Very well-put!

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      1. And completely irrational. It’s like saying “because we are on a sinking ship, all the more important that we play chess well”. Not at all. If there is no objective meaning to life, then effort and virtue are irrelevant, you will still end in the ground, and all of civilization will perish in the heat death of the universe.

        “That man is the product of causes which had no prevision of the end they were achieving; that his origin, his growth, his hopes and fears, his loves and his beliefs, are but the outcome of accidental collocations of atoms; that no fire, no heroism, no intensity of thought and feeling, can preserve an individual life beyond the grave; that all the labors of the ages, all the devotion, all the inspiration, all the noonday brightness of human genius, are destined to extinction in the vast death of the solar system, and that the whole temple of man’s achievement must inevitably be buried beneath the debris of a universe in ruins — all these things, if not quite beyond dispute, are yet so nearly certain that no philosophy which rejects them can hope to stand. Only within the scaffolding of these truths, only on the firm foundation of unyielding despair, can the soul’s salvation henceforth be safely built.”
        (Bertrand Russell: “A Free Man’s Worship”)

        You can do whatever crazy thing you feel like, but a rationally grounded notion of virtue is off limits to you. All you get on atheism is dancing to your DNA, and there is no standard there that days how you ought to dance. There is no moral difference between the dance of a Christian like William Wilberforce and an atheist like Joseph Stalin. They were both dancing to their DNA, and there is no evil and no good to their dancing, as Richard Dawkins says.

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    2. Erkki –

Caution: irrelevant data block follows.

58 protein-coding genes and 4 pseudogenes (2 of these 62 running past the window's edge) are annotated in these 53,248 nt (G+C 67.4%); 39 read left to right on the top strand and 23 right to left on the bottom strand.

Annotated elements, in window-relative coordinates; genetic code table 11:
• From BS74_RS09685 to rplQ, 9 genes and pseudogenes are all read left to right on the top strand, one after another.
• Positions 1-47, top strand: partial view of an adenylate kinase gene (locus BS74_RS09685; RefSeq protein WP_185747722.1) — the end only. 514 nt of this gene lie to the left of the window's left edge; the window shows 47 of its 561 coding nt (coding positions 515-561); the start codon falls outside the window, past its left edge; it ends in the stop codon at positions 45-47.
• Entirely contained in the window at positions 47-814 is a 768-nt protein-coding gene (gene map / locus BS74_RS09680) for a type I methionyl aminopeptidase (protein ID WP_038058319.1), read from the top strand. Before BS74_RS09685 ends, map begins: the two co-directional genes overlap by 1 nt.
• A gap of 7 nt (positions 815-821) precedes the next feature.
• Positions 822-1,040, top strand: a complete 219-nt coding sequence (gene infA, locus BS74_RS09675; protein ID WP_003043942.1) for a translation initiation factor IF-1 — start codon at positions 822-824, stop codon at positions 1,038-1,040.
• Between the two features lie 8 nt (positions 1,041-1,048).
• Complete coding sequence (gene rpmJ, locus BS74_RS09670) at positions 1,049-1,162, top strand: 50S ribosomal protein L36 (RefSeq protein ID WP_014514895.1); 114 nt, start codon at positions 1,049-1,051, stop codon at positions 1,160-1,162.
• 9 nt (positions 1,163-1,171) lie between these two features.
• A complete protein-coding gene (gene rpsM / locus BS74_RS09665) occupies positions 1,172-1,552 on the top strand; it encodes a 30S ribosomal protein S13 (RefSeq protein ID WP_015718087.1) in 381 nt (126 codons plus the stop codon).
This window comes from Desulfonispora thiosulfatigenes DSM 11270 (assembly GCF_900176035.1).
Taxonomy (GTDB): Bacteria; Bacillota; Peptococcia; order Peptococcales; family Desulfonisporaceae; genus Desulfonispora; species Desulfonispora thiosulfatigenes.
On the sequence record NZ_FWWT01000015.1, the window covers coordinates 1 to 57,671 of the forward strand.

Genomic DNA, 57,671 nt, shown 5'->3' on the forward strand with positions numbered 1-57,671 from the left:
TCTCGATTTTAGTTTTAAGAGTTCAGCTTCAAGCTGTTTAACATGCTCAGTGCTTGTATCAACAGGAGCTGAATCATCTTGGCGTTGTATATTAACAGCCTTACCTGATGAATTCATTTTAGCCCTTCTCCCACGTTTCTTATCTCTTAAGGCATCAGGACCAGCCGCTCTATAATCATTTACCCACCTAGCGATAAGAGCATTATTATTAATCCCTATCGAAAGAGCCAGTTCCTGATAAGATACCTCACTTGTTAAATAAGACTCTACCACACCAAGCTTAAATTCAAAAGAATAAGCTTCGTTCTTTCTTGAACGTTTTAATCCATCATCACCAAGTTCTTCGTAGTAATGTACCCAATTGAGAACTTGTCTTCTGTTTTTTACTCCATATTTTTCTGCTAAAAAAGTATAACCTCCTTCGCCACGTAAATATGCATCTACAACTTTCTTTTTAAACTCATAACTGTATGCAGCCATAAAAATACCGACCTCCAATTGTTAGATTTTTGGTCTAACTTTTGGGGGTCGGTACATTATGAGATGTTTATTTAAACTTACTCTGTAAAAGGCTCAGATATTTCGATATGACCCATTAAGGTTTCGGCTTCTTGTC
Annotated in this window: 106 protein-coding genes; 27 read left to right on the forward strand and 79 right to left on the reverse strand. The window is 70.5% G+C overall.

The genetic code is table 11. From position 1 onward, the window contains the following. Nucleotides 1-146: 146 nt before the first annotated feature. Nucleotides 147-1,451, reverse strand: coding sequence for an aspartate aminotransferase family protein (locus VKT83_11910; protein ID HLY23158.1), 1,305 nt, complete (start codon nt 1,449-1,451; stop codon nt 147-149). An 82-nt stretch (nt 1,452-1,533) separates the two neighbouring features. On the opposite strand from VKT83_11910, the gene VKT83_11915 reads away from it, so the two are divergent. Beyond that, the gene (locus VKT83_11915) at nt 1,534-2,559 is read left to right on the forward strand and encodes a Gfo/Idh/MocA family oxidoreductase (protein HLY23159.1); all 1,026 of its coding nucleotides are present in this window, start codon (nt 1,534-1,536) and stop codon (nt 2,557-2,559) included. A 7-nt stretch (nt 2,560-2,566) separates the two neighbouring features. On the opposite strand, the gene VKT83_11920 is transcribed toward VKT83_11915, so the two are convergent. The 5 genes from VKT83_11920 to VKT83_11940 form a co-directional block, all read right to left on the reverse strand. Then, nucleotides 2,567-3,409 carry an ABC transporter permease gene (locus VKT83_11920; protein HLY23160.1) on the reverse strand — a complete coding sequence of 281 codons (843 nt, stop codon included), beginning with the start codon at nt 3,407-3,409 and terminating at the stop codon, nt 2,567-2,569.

Yes, you can still accuse people of being violent or harming people – but what you can’t do is say that a person who is violent is any more or less moral than you. You can not say that being violent is “evil” or “wrong”. All you can do is say it’s not your preference. To which the violent person will rightfully respond, “Great… so what?”

      From there, you go on to assume an objective moral standard without grounding it… why should a violent person feel shame? Because they don’t share your preference? Why does the wellbeing of other people matter? Why is it incumbent on anyone to care about that? If I’m just a particular arrangement of chemicals and atoms, trying to assign moral value is like saying this rock is more evil than that rock. Me, a rock, a car… It’s all matter that just happens to be arranged differently.

      And you are correct, there is nothing in the atheistic worldview that forces you to give up your values… but the point that this particular atheist poster makes is that the atheistic worldview does require you to recognize that your values are not better or worse than anyone else’s. Arguing anything contrary is a direct contradiction to the logical implications of atheism. You can say you don’t like someone else’s behavior, but you have no basis upon which to say they “shouldn’t” act that way or that what they’re doing is definitively wrong.

      Your final point is an interesting topic for discussion, but it’s not relevant to the topic at hand. You’re talking about people’s motivation to behave morally, and that’s not what the moral argument concerns itself with. It’s not about one’s motivation to act “good”, but about whether there can truly be such a thing as “good” at all. So bringing things like fear of punishment or an afterlife into it is beside the point.

      But again, you undercut your own argument by stating that “it’s all the more important to have virtues in this reality”. Why is it important? The more logical way to phrase that as an atheist would be “My chemical makeup steers me toward preferring having virtues in this reality”. As soon as you start making proclamations about what other people should feel or do or find important, you’ve started contradicting the atheistic worldview. I realize that feels completely contradictory and backwards and incorrect, and that’s because it is… I have no doubt that you’re a very moral person. But this is one of many reasons people reject atheism. It forces you into an explanation of reality that you know deep down inside isn’t correct, so you’re forced to either admit it’s true against all of your common sense, or to reject it in contradiction to your chosen worldview. Not a great choice, and one of many reasons I’m not an atheist.